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From Jacques Nadeau <jacques.dr...@gmail.com>
Subject Re: Introduction
Date Sun, 20 Jan 2013 22:18:45 GMT
On Sun, Jan 20, 2013 at 11:39 AM, Siprell, Stefan
<stefan.siprell@exxeta.de>wrote:

> Hi Jacques,
> maybe I am over confident, but I think we have a great discussion going on
> here. Should we continue it using the developer mailing list, do we already
> have a policy on this?
>

As Ted said, this is a great place for this discussion.  I'm really
appreciate you pushing the boundaries and am personally finding it quite
useful.



> Either way I am enthusiastic to give my response. Purposely I drifted a
> bit away from the regular SQL syntax to provoke some creative discussion. I
> thought it would be easiest to think about the query language at the very
> beginning of the project before we settle on SQL. I will give my feedback
> on the suggested queries at the end of the mail.
>

Good idea.  Remember, we're not going to settle on one particular query
language.  Our goal is to just make the Logical Plan expressive enough to
support these concepts.  I really want super-SQL to be among the first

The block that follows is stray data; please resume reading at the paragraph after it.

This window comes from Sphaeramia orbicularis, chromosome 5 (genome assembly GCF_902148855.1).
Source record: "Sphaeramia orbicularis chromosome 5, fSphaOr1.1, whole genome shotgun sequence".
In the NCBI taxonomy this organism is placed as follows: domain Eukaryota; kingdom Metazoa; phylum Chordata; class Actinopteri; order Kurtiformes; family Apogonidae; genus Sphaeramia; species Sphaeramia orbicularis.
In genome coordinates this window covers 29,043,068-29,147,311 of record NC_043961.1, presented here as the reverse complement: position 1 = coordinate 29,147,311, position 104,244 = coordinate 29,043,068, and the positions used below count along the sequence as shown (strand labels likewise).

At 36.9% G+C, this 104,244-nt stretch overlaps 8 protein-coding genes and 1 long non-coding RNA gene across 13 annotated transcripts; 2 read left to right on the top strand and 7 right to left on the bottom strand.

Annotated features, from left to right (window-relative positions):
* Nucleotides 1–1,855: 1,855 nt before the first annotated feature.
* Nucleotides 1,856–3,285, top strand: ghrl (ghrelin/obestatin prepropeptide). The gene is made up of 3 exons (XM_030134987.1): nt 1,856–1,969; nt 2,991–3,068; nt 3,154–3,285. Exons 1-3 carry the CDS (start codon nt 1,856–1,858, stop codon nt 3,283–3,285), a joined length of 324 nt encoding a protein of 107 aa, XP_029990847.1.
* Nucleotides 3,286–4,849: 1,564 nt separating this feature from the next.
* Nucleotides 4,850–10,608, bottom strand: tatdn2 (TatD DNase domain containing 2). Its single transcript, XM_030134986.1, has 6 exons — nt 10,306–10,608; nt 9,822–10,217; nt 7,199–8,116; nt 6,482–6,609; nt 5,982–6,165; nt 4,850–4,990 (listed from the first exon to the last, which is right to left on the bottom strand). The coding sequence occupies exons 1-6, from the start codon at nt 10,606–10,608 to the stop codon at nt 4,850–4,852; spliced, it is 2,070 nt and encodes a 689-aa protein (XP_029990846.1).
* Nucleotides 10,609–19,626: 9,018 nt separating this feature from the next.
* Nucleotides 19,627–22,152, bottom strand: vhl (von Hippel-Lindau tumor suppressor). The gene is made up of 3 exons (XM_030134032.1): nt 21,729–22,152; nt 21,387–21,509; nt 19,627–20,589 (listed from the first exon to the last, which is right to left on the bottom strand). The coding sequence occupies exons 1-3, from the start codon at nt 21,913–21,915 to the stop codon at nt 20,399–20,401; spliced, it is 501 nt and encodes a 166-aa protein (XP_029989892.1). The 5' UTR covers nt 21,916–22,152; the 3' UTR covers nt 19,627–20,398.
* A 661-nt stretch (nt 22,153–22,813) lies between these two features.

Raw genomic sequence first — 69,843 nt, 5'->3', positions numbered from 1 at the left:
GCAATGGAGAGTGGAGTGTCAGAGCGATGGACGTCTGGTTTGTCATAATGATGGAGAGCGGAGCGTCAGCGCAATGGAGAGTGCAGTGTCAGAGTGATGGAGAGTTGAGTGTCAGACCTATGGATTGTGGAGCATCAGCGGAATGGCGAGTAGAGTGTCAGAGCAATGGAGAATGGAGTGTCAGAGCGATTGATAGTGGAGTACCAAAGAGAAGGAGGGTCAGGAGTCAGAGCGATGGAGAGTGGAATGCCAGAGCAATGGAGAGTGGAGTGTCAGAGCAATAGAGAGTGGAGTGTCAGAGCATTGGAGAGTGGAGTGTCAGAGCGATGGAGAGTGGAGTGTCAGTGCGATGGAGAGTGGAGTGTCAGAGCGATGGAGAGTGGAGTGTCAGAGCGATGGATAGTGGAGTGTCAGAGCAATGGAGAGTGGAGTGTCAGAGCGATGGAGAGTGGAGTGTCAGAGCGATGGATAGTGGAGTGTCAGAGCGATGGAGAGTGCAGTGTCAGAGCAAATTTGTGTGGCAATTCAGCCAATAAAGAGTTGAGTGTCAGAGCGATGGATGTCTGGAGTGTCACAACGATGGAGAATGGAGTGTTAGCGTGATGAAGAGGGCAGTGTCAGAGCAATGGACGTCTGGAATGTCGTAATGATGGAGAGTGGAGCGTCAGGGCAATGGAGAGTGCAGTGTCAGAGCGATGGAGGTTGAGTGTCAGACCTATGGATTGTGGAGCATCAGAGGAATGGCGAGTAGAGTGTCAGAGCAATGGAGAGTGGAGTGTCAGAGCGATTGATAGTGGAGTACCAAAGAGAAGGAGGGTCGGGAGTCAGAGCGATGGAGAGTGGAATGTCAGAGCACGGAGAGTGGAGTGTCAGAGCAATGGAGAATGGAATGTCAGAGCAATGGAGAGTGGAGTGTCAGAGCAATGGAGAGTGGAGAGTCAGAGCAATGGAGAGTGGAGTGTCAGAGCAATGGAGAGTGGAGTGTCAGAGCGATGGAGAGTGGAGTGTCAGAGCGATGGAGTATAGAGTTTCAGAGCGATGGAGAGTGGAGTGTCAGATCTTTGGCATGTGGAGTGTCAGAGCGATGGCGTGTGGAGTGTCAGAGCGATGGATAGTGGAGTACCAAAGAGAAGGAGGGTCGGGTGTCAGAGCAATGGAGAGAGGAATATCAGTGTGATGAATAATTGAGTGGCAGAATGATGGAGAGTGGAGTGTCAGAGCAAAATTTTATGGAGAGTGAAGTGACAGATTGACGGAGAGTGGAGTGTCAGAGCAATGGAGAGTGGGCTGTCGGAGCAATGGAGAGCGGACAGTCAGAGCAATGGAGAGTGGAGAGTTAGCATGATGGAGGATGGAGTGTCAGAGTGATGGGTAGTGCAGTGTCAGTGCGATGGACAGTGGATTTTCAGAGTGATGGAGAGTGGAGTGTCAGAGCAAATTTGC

languages but the more the better.



> Using a select * on hierarchical data should absolutely return a deep copy
> of hierarchical data - granted. But I think that using the sql simply to
> prune branches from the hierarchical data is not desired, so you basically
> have to offer some kind of document translation sooner or later. Document
> translation languages tend to have a very verbose syntax and require lots
> of cumbersome coding - just look at XSLT. Hence my suggestion to make flat
> output a first class citizen, as the result and language constructs are
> familiar to its users. One can always add XQuery or something similar to
> deepen the data again. I don't want to over emphasize the ease of use
> issue, but the prime reason I am interested in Drill, that it allows real
> time processing of queries on large datasets. I am thinking of developers
> sitting in front of consoles and typing queries and firing them away, so I
> was really trying to define a compact and readable language. Remembering my
> XSLT times: i really was not all that efficient fiddling with this.
>
> Agreed.  To my perspective, we should try to add support for a reasonable
subset of use cases without destroying usability.


> I am not skeptical at all, that SQL will achieve the desired goals. I am
> just wondering if there is anything better :-)
>

There is room for both :)


> Feedback on the first query:
> Looking at the sub select recordsPerRevision, I wonder how the query